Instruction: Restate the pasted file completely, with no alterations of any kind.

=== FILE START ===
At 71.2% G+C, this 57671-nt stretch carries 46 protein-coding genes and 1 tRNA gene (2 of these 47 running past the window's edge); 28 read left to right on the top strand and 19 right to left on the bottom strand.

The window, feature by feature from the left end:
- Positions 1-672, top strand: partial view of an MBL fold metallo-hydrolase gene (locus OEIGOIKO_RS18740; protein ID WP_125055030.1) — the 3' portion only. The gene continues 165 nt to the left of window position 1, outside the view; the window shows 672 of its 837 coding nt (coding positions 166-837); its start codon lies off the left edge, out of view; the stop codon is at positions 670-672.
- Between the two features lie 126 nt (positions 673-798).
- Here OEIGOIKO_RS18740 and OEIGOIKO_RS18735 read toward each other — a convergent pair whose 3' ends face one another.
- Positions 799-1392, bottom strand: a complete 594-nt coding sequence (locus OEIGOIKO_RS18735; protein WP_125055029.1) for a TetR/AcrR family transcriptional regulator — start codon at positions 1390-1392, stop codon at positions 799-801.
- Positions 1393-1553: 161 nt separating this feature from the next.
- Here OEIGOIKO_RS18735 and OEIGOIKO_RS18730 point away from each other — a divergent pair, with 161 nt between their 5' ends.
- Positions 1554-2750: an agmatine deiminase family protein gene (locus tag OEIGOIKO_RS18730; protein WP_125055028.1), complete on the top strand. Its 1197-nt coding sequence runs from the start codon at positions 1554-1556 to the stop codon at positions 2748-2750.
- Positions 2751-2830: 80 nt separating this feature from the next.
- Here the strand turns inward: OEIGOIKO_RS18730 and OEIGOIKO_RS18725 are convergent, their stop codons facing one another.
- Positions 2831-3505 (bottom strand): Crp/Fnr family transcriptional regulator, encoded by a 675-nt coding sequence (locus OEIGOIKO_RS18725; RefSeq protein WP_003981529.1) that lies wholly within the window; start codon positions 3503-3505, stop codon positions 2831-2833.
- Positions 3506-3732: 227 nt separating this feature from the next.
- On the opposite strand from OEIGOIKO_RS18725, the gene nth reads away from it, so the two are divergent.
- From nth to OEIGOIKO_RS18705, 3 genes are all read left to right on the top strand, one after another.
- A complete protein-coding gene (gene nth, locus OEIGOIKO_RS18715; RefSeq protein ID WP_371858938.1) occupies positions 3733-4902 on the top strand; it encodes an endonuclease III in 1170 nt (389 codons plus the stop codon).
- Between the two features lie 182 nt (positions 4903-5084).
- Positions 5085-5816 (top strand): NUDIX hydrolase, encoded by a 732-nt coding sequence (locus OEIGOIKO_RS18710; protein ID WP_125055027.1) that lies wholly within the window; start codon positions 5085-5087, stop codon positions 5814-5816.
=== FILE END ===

At 71.2% G+C, this 57671-nt stretch carries 46 protein-coding genes and 1 tRNA gene (2 of these 47 running past the window's edge); 28 read left to right on the top strand and 19 right to left on the bottom strand.

The window, feature by feature from the left end:
- Positions 1-672, top strand: partial view of an MBL fold metallo-hydrolase gene (locus OEIGOIKO_RS18740; protein ID WP_125055030.1) — the 3' portion only. The gene continues 165 nt to the left of window position 1, outside the view; the window shows 672 of its 837 coding nt (coding positions 166-837); its start codon lies off the left edge, out of view; the stop codon is at positions 670-672.
- Between the two features lie 126 nt (positions 673-798).
- Here OEIGOIKO_RS18740 and OEIGOIKO_RS18735 read toward each other — a convergent pair whose 3' ends face one another.
- Positions 799-1392, bottom strand: a complete 594-nt coding sequence (locus OEIGOIKO_RS18735; protein WP_125055029.1) for a TetR/AcrR family transcriptional regulator — start codon at positions 1390-1392, stop codon at positions 799-801.
- Positions 1393-1553: 161 nt separating this feature from the next.
- Here OEIGOIKO_RS18735 and OEIGOIKO_RS18730 point away from each other — a divergent pair, with 161 nt between their 5' ends.
- Positions 1554-2750: an agmatine deiminase family protein gene (locus tag OEIGOIKO_RS18730; protein WP_125055028.1), complete on the top strand. Its 1197-nt coding sequence runs from the start codon at positions 1554-1556 to the stop codon at positions 2748-2750.
- Positions 2751-2830: 80 nt separating this feature from the next.
- Here the strand turns inward: OEIGOIKO_RS18730 and OEIGOIKO_RS18725 are convergent, their stop codons facing one another.
- Positions 2831-3505 (bottom strand): Crp/Fnr family transcriptional regulator, encoded by a 675-nt coding sequence (locus OEIGOIKO_RS18725; RefSeq protein WP_003981529.1) that lies wholly within the window; start codon positions 3503-3505, stop codon positions 2831-2833.
- Positions 3506-3732: 227 nt separating this feature from the next.
- On the opposite strand from OEIGOIKO_RS18725, the gene nth reads away from it, so the two are divergent.
- From nth to OEIGOIKO_RS18705, 3 genes are all read left to right on the top strand, one after another.
- A complete protein-coding gene (gene nth, locus OEIGOIKO_RS18715; RefSeq protein ID WP_371858938.1) occupies positions 3733-4902 on the top strand; it encodes an endonuclease III in 1170 nt (389 codons plus the stop codon).
- Between the two features lie 182 nt (positions 4903-5084).
- Positions 5085-5816 (top strand): NUDIX hydrolase, encoded by a 732-nt coding sequence (locus OEIGOIKO_RS18710; protein ID WP_125055027.1) that lies wholly within the window; start codon positions 5085-5087, stop codon positions 5814-5816.